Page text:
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Vision Res. 2015 Jan;106:47-57. doi: 10.1016/j.visres.2014.11.003. Epub 2014 Nov 21.

Goal-oriented gaze strategies afforded by object interaction.

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Computer Science Department, University of Tübingen, Germany. Electronic address:
Department of Psychology, University of Würzburg, Germany. Electronic address:
Computer Science Department, University of Tübingen, Germany. Electronic address:


Task influence has long been known to play a major role in the way our eyes scan a scene. Yet most studies focus either on visual search or on sequences of active tasks in complex real world scenarios. Few studies have contrasted the distribution of eye fixations during viewing and grasping objects. Here we address how attention is deployed when different actions are planned on objects, in contrast to when the same objects are categorized. In this respect, we are particularly interested in the role every fixation plays in the unfolding dynamics of action control. We conducted an eye-tracking experiment in which participants were shown images of real-world objects. Subjects were either to assign the displayed objects to one of two classes (categorization task), to mimic lifting (lifting task), or to mimic opening the object (opening task). Results suggest that even on simplified, two dimensional displays the eyes reveal the participant's intentions in an anticipatory fashion. For the active tasks, already the second saccade after stimulus onset was directed towards the central region between the two locations where the thumb and the rest of the fingers would be placed. An analysis of saliency at fixation locations showed that fixations in active tasks have higher correspondence with salient features than fixations in the passive task. We suggest that attention flexibly coordinates visual selection for information retrieval and motor planning, working as a gateway between three components, linking the task (action), the object (target), and the effector (hand) in an effective way.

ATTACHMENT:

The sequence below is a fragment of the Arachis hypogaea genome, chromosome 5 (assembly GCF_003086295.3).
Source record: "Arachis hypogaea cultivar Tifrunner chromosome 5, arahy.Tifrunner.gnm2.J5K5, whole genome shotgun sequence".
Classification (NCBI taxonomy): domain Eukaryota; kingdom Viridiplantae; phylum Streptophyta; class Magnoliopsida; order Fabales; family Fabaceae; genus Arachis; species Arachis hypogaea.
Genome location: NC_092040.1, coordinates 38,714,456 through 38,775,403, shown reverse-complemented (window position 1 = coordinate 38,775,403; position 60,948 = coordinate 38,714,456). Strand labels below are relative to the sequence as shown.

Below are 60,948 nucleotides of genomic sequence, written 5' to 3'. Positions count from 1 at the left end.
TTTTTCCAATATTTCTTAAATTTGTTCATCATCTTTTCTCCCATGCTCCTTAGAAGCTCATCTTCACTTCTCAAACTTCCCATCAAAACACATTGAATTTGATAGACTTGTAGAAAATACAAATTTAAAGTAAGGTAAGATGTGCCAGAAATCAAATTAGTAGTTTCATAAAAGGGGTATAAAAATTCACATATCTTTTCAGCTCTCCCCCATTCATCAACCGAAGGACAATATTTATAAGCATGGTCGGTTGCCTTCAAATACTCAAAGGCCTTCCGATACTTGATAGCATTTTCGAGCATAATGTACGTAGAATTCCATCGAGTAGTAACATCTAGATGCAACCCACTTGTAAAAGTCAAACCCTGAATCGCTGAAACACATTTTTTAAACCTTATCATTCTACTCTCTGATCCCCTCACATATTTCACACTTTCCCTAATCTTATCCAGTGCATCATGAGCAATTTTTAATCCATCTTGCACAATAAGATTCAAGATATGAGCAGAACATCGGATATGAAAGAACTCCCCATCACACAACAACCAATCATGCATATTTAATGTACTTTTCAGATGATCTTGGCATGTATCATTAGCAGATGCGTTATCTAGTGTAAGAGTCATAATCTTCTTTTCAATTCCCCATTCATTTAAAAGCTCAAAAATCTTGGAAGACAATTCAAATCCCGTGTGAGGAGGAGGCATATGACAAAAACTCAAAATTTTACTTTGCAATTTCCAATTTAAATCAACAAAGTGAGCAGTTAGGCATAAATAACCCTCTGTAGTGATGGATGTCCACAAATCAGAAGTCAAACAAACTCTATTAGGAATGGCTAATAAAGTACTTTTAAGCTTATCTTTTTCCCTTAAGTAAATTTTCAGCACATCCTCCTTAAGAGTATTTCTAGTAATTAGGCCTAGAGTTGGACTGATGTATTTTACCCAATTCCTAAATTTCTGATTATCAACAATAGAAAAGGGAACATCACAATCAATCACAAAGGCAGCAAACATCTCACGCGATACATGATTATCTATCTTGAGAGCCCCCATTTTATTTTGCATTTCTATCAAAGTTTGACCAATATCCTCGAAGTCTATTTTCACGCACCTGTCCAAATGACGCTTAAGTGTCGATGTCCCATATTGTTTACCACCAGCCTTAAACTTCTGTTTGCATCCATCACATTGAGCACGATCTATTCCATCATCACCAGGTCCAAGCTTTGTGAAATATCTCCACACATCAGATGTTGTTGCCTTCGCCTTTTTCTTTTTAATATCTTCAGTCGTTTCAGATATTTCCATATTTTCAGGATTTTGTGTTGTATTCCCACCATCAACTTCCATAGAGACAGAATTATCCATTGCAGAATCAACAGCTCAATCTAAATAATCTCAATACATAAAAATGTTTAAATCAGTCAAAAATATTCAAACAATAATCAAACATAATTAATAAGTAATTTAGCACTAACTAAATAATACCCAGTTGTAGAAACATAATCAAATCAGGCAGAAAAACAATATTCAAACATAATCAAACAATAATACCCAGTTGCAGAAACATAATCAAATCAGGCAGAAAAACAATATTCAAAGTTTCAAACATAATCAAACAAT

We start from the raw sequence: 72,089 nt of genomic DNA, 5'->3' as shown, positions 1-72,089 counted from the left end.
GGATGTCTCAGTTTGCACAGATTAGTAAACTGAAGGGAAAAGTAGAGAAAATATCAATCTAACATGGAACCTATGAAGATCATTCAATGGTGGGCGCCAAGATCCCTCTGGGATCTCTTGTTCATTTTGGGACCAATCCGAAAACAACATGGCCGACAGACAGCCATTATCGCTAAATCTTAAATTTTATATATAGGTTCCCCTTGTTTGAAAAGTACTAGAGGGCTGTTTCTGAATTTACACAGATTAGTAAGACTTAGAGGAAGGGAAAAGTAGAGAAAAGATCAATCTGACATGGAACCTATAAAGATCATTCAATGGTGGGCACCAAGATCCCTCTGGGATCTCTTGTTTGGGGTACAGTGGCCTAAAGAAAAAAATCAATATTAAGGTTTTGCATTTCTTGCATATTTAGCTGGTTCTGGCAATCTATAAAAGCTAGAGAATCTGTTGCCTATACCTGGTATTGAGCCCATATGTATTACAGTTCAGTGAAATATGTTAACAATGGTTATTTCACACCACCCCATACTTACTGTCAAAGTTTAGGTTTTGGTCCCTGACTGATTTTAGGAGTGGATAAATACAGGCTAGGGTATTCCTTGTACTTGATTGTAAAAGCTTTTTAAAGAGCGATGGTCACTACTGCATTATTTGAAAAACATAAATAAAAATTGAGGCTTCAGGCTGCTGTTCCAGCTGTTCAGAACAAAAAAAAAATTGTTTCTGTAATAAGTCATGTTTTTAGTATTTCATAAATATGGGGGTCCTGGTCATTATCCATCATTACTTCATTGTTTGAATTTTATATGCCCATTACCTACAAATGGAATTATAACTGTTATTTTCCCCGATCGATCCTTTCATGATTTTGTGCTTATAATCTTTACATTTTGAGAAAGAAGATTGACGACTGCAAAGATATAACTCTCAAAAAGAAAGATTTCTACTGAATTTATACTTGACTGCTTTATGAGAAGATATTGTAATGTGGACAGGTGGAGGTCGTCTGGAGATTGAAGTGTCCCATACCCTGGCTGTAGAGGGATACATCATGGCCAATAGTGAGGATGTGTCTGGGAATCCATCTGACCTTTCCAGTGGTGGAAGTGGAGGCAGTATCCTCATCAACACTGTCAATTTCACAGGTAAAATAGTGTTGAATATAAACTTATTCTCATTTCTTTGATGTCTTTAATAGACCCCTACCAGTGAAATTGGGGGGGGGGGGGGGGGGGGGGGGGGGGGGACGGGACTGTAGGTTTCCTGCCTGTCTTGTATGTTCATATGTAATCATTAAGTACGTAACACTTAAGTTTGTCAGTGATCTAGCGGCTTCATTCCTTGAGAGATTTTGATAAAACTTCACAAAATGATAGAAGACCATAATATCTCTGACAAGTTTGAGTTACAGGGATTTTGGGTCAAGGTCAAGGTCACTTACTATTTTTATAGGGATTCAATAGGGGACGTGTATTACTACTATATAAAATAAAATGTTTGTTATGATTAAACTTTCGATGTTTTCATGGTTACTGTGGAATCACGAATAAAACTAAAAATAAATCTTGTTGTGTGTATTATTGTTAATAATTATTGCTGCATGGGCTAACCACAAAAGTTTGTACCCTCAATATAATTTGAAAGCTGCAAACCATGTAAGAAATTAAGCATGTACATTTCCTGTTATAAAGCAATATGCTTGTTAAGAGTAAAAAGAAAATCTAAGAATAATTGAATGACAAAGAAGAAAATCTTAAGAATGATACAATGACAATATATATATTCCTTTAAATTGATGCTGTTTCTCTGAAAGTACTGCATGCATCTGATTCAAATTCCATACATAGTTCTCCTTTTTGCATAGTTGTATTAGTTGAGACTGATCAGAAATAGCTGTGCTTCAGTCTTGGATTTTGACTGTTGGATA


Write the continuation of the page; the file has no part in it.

Eye-hand coordination; Eye-tracking; Fixation distribution; Movement preparation; Object interaction; Task-driven perception

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